Ida Elaine Robinson, city teacher

Ida Elaine Robinson, a retired teacher who worked for more than 30 years at a Northwest Baltimore elementary school, died of complications of kidney failure March 14 at Sinai Hospital. She was 77.

She was born Ida Elaine Page at her parents' Robert Street home. She often told friends she was christened the day after her birth at St. Peter Claver Roman Catholic Church because she was sickly and her parents feared she might not live.


Family members said she was raised by a grandmother, Gertrude Ritchie, after her mother died when she was 5. As a girl, she and her siblings assisted their father, Thomas Crafton Page, in his produce stall at the Lafayette Market on Pennsylvania Avenue.

"People came to know them simply as the Page sisters and the Page children," said her daughter, Lisa Robinson Greene, a WBAL television weekend morning anchor. "She worked at her father's market and the experience provided her with a lifetime of memories and great stories she one day would tell her own children."


She said her mother met her future husband, David William Robinson, at the end of the eighth grade at Booker T. Washington Junior High School.

"Their love blossomed during their formative years at Frederick Douglass High School," her daughter said.

When he was away in college and serving overseas in the Navy, they wrote nearly 100 letters to each other.

Her daughter also said that as a child, her mother decided to become a teacher.

She began her teaching career after earning her degree from Baltimore's Coppin State College in 1955. After graduation she joined the Baltimore City school system and taught for 41 years.

Mrs. Robinson never drove a car and lived on Groveland Avenue adjacent to Grove Park Elementary School.

"The school kids would pick her up every morning, walk her to school, carry her books and after the day ended they would walk her home again," her daughter said. "Ida in turn would buy them lunch, bring them clothing, books and let them stay at her home until a parent would pick them up in the evening if they were running late. Her generous heart and keen mind earned her a reputation as a caring, loving and effective teacher."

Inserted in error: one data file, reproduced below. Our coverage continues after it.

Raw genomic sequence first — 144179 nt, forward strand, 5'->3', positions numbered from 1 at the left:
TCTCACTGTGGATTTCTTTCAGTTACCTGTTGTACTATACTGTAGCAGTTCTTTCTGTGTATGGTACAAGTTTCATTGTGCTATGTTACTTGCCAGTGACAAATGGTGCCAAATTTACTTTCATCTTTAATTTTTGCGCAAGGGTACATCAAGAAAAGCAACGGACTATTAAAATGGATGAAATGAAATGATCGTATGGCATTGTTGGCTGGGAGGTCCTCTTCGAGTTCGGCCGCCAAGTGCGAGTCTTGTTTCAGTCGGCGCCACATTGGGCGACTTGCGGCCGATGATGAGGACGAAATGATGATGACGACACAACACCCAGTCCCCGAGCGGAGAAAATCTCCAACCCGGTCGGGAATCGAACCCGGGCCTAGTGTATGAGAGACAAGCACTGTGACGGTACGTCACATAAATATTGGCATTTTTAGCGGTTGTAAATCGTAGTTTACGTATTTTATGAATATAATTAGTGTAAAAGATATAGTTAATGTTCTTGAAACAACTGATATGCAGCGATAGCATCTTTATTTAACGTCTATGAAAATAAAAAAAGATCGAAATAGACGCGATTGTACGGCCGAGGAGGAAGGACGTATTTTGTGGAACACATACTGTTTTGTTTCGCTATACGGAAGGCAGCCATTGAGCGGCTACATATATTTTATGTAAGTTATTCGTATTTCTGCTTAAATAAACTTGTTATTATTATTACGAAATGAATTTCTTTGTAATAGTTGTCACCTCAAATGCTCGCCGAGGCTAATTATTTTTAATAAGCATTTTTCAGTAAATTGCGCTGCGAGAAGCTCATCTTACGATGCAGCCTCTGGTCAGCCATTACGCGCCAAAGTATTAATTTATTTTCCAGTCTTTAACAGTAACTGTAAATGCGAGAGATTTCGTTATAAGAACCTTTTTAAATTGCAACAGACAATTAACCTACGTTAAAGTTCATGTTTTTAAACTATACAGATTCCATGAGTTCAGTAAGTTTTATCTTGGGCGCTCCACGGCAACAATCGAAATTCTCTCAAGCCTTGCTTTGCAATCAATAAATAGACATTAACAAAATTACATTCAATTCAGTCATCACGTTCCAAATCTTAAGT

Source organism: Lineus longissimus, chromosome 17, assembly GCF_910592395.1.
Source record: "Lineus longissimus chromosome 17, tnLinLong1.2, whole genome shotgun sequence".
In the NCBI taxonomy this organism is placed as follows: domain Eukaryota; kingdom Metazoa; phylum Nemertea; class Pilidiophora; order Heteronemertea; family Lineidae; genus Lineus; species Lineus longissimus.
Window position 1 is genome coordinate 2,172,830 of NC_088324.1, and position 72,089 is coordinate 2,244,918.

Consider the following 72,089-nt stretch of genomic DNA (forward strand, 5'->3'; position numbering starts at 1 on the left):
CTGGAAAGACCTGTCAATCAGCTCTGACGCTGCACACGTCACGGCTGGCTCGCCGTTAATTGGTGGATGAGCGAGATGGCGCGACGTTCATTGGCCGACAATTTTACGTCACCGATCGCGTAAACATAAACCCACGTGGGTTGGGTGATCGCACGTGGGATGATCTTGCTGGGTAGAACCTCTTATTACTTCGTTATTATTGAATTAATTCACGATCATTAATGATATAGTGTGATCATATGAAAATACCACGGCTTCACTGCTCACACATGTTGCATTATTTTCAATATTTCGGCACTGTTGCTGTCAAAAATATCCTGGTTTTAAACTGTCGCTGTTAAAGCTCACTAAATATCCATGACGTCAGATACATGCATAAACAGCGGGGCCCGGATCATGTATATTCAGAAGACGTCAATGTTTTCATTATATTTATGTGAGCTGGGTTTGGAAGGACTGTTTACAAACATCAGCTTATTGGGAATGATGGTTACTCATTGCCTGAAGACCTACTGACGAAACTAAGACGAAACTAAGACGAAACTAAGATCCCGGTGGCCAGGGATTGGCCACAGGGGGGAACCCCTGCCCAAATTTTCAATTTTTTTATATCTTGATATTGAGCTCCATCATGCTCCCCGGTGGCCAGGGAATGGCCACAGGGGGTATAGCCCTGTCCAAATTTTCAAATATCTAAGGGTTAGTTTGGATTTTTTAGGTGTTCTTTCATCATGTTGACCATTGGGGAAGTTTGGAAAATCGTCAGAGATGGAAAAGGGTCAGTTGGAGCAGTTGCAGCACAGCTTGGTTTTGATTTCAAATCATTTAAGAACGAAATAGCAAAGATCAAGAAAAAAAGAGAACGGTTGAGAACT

She retired in 1996 and the school's lobby was named in her honor.


Her daughter said Mrs. Robinson was an enthusiastic cook. "She could cook for an army," she said, adding that her signature dishes were crab cakes, fried chicken, baked macaroni and cheese, short ribs, pineapple upside down cake and waffles.

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She also said that her mother overcame her decision not to drive. "It did not stop her from going where she wanted to and doing what she wanted to do," her daughter said. "She would call a relative, a friend or a cab, and, if she had to, walk to where she wanted to go. She loved hopping in a car for road trips. When her kids and grandkids could drive, she called on them."

She belonged to the Silhouettes, a club supporting her husband's fraternity, Kappa Alpha Psi. She loved to play pinochle and participated in many card-playing clubs, including one called the No-Name Club.

"She loved and hated to play cards with her own sister, Vera," her daughter said. "The two of them would partner up and play others and then fight during the card game. And the cards were flying. The two were family legends."

After her retirement, she traveled to Mexico, Cape May, N.J., and Myrtle Beach, S.C. She also spent time with her grandchildren.

A memorial service will be held at 2 p.m. March 31 at Grove Park Elementary-Middle School, 5545 Kennison Ave.


In addition to her daughter, survivors include two sons, David Walter Robinson of Baltimore and Duncan Scott Robinson of Chesapeake, Va.; a sister, Alice Dixon of Catonsville; and six grandchildren. Her husband of 41 years, a federal chemist, died in 1997.